The Music Trust's Knowledge Base combines two big tasks:
*To complete the analysis of the present status of all music in Australia — culturally, socially, economically and politically. Music faces formidable competition from numerous other activities, especially in the economic and political areas. What's more, the globally open music market makes it subject to huge threats and opportunities.
*Since 2014, the Knowledge Base has developed four scenarios to 2035 ranging from "best" to "worst" case — the chart shows a very wide range with no certainty of what can happen if no action is taken. Uncertainty starts at the global level. International politics and economics follow unpredictable directions, affecting individual countries and their respective economic and cultural sectors.
The first of fourteen scenario papers outlines the vision and also contains a list of the subsequent papers (paper #15 is in the pipeline). The four scenarios, with numerical forecasts for each, will be published as a Music Trust e-book in mid-2016. This will provide a means for corrective planning to secure the best possible solution for all activities, including the music sector — how to promote the best and shun the abysmal. The project is a world first for any artform.
Complex Adaptive Systems (see middle column of this page) is a basic part of this research. Again, applying it to an artform is a world first.
The scenario papers form the category "Scenarios for the Future", which is found by clicking on Browsing on the menu bar above, then on All Categories.
Reflection should make anyone realise that culture is literally beyond valuation. One can put an economic value on traded goods and services and perhaps estimate other services derived from our great and indispensable cultural and ecological assets and ecosystems, but much remains out of reach. This is important for our music sector scenarios. Much ecological and cultural damage is beyond measurement. Learn more...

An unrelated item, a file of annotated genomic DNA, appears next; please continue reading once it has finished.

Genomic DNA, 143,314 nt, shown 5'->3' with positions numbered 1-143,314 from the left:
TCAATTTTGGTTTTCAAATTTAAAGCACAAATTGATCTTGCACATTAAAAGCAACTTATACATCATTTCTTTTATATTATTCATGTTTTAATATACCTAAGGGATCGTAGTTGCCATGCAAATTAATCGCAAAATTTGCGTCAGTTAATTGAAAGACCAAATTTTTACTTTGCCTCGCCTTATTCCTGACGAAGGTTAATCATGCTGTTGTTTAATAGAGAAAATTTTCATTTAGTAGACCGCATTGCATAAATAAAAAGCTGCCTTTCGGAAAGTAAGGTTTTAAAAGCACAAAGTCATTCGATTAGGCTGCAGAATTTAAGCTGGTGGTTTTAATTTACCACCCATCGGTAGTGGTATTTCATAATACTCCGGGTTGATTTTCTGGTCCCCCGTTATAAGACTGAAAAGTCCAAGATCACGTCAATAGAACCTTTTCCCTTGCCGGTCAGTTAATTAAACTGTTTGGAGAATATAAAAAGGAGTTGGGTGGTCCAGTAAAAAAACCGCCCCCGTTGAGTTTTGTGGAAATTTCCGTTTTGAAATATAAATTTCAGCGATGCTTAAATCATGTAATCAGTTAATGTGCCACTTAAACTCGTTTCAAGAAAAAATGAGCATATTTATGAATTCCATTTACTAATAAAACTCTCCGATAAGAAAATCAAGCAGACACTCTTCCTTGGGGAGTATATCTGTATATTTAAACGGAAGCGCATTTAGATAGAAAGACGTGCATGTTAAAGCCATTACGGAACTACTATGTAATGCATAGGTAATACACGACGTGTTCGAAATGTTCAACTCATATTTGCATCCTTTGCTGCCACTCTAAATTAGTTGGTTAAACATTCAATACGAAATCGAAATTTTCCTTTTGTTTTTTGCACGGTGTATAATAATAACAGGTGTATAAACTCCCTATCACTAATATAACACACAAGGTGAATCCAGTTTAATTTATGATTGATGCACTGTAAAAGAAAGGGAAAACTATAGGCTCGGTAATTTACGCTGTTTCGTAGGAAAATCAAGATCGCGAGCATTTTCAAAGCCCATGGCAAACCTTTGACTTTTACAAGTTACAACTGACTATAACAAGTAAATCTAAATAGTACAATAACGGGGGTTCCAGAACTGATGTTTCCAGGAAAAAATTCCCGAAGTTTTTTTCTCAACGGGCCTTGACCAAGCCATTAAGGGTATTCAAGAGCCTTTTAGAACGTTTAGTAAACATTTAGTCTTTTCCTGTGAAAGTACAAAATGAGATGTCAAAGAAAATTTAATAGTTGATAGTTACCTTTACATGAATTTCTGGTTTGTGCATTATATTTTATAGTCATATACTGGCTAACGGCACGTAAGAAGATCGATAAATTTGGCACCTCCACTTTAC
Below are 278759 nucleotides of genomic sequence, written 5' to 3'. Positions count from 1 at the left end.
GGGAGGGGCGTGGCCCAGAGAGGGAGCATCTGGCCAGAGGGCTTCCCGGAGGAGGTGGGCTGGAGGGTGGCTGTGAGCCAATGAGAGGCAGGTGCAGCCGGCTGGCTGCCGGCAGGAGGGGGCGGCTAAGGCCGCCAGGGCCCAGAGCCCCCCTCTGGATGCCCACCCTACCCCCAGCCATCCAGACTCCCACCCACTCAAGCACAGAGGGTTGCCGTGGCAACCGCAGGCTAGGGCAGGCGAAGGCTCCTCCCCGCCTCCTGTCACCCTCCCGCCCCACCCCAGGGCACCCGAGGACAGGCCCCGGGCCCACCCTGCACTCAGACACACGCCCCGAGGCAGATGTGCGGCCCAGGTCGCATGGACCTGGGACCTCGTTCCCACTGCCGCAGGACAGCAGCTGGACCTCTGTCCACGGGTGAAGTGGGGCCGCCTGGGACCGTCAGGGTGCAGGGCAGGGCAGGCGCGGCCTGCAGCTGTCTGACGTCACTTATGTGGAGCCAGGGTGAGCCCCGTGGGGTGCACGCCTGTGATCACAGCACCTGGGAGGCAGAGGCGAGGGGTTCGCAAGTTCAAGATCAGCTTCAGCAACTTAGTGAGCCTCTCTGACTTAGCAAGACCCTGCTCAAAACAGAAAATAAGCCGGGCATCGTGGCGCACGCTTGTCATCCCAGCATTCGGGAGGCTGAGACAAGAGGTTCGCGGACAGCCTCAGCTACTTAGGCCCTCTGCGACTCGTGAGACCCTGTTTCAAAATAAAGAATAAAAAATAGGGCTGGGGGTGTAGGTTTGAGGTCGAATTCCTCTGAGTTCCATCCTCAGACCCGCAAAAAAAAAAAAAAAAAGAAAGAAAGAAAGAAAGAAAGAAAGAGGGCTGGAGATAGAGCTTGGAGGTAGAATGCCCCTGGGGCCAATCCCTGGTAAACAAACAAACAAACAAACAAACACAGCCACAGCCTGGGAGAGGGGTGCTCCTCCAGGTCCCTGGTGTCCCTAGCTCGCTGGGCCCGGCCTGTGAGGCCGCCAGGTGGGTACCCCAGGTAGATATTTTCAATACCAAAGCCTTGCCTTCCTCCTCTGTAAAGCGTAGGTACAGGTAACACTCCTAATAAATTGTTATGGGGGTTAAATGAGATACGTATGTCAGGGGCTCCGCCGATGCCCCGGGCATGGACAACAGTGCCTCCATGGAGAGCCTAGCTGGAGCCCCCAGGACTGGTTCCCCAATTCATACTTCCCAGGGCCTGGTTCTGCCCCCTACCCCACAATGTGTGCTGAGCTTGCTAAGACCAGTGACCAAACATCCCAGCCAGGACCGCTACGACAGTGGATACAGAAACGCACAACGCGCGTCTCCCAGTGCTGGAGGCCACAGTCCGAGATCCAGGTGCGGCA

This is not news but our "money pig" keeps an essential issue open. Funding has been declining for several years now and institutional funding arrangements are under threat. We can hope that positive changes will happen under the Turnbull government but not too much is visible yet. Learn more...
Full list here .... Selected summaries below.
Green Music, an Australian climate advocacy organisation, sent AN OPEN LETTER TO 5 MUSIC FESTIVALS ABOUT PLASTIC WASTE. Green Music persuaded major festivals to cease distributing bottled water.
A NEW APPROACH TO ARTS ADVOCACY AND RESEARCH has been made possible by an initiative and funding partnership by three foundations.
Surveying the situation, the author finds THE TROUBLE WITH TEACHING MUSIC IN OUR SCHOOLS rests on a lack of valuing of music education, and consequently a lack of provision by authorities at all levels.